The beauty of genome-wide association studies, points out epidemiologist Lindsay Morton, PhD, of the National Cancer Institute, is that “they give us the opportunity to look agnostically across the entire genome.” Rather than searching only candidate genes that are suspected to be involved, GWAS can turn up links to genes in unexpected pathways. These results must then be interpreted with caution, of course. “We don’t actually know from these studies alone which specific gene is really responsible for the effect we’re observing,” says Dr Morton. The polymorphisms serve as markers, but those genes may not necessarily have a functional role in the onset of cancer.

Dr Morton conducted a similar search for genetic variants associated with radiation-induced breast cancer risk among childhood cancer survivors.3 The variants uncovered by the 2 studies didn’t overlap, she said, because they used different genotyping arrays. Now, the groups are teaming up. “One of the most important things in this research area is international collaboration,” added Dr Morton. “We need larger numbers of patients in order to make reliable discoveries and generate reliable risk estimates that would be needed to translate the findings into the clinic.”

Exactly how clinicians would use this type of genetic testing remains to be seen, however. “The study’s really important, because it’s known that people getting chest radiation are at higher risk for breast cancer,” said Thomas Slavin, MD, medical geneticist at City of Hope, Duarte, California. He says the PRS could help ensure each patient gets the appropriate follow-up screening, as some need more than others. However, “it probably wouldn’t be used to pick people who are good radiation candidates — that’s probably a moot point,” he said. “If people are getting chest wall radiation, they’re getting it to save their life.”

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Jean Wright, MD, director of the Breast Radiation Oncology at Johns Hopkins University, Baltimore, Maryland, pointed out that treatments for HL have improved considerably through the years. “Going back decades, patients were treated with radiation alone,” she said. “Now, in the modern era, there’s a spectrum, and we have a lot of chemotherapy drugs.” For patients that still do require radiation, she says, “we make much more significant effort to avoid the breast tissue,” both because doctors are more aware of the risks and because the technology allows more focused treatment than it used to. These improvements, she says, are hopefully already lowering patients’ risks of later breast cancer.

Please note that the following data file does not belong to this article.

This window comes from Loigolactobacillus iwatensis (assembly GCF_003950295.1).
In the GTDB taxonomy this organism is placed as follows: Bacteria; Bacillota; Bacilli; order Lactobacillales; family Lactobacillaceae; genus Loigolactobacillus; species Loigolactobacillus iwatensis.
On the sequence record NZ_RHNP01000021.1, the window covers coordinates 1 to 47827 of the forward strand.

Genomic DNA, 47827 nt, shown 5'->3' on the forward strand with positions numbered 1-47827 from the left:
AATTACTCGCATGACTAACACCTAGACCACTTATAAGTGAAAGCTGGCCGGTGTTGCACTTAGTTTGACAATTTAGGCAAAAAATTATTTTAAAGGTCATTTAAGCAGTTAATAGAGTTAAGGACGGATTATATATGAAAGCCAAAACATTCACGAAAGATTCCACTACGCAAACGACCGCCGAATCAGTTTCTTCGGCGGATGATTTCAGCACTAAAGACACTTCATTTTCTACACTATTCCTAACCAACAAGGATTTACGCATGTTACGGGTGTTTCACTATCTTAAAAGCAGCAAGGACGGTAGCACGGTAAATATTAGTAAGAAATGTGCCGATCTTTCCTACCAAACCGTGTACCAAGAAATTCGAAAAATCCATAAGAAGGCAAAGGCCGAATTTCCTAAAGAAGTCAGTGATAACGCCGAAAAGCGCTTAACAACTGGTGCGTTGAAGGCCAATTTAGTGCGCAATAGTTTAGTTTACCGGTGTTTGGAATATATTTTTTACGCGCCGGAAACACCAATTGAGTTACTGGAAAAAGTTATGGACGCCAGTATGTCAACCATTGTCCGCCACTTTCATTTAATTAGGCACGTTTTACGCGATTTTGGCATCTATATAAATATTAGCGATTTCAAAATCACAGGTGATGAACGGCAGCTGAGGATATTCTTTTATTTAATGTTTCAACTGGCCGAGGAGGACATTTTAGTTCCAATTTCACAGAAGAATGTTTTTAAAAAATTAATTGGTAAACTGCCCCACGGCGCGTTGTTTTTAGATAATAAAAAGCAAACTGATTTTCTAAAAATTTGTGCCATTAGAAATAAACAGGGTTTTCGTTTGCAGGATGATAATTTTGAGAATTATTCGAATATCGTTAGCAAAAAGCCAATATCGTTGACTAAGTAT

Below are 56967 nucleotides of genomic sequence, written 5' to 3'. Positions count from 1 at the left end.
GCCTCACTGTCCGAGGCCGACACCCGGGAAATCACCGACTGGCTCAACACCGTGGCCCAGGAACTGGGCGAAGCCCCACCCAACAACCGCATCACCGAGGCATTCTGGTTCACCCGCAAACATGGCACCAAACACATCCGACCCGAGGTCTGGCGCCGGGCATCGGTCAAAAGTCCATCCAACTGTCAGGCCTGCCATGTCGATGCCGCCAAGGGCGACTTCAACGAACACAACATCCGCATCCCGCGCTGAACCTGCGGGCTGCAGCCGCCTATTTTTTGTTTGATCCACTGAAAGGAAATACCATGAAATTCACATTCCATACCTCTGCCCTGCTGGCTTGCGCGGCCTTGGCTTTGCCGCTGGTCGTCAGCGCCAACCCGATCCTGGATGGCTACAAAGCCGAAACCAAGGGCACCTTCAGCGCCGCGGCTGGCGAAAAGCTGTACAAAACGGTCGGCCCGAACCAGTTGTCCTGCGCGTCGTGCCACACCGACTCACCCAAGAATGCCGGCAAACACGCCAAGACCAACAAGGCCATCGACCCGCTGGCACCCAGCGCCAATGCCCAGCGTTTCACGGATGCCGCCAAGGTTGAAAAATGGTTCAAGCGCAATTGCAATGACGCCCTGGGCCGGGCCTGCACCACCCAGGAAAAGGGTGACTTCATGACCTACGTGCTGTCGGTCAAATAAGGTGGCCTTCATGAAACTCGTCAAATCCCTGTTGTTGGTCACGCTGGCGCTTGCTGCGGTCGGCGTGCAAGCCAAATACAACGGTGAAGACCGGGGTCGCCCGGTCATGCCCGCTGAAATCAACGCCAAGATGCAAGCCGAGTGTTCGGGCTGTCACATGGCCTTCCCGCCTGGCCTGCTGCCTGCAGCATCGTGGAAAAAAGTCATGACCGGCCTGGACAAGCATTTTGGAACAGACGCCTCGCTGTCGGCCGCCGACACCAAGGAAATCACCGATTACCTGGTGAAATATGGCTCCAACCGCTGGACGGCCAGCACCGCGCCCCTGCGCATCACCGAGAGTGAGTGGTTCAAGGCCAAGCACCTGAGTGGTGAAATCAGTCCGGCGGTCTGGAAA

“This wouldn’t by itself make a major change in clinical management,” said Dr Wright. “If I got this report and I saw that [a patient] had a low-risk profile, I still don’t think I’m going to [tell that patient they] don’t need heightened surveillance.”

Disclosure: Some of the study authors disclosed financial relationships with various companies and health systems. For a full list of disclosures, see the original study.


  1. Opstal-van Winden AWJ, de Haan HG, Hauptmann M, et al. Genetic susceptibility to radiation-induced breast cancer after Hodgkin lymphoma. Blood. 2019;133(10):1130-1139.
  2. Allan JM. Genetic susceptibility to breast cancer in lymphoma survivors. Blood. 2019;133(10):1004-1006.
  3. Morton LM, Sampson JN, Armstrong GT, et al. Genome-wide association study to identify susceptibility loci that modify radiation-related risk for breast cancer after childhood cancer. J Natl Cancer Inst. 2017;109(11):djx058.